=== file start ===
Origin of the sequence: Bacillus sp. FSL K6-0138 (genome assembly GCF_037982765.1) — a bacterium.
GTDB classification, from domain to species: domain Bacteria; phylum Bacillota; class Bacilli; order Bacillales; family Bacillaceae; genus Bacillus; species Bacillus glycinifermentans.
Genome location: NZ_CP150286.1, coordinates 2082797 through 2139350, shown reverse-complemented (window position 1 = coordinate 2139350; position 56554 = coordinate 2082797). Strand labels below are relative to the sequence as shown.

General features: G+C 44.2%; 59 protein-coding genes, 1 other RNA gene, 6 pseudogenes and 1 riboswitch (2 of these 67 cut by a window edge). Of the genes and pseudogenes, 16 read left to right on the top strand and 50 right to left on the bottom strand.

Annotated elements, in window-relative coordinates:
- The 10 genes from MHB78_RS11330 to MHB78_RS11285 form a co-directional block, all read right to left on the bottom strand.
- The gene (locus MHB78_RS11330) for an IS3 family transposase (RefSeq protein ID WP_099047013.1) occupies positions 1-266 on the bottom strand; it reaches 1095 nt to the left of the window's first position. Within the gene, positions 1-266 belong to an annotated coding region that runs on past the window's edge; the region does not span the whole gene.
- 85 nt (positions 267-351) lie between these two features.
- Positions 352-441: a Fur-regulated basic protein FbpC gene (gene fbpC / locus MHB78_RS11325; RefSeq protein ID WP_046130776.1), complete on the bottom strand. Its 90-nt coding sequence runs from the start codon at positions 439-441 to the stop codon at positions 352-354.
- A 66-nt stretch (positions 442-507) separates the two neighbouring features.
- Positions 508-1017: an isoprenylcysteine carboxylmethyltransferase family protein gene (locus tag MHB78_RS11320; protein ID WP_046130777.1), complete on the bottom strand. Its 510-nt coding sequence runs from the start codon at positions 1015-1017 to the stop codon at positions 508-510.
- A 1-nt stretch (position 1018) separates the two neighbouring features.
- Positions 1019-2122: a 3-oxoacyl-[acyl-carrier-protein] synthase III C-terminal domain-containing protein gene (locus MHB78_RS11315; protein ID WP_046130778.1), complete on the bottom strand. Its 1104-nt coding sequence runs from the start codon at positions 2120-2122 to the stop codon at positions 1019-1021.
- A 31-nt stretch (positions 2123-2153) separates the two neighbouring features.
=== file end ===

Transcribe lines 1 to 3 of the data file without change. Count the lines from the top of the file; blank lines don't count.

Origin of the sequence: Bacillus sp. FSL K6-0138 (genome assembly GCF_037982765.1) — a bacterium.
GTDB classification, from domain to species: domain Bacteria; phylum Bacillota; class Bacilli; order Bacillales; family Bacillaceae; genus Bacillus; species Bacillus glycinifermentans.
Genome location: NZ_CP150286.1, coordinates 2082797 through 2139350, shown reverse-complemented (window position 1 = coordinate 2139350; position 56554 = coordinate 2082797). Strand labels below are relative to the sequence as shown.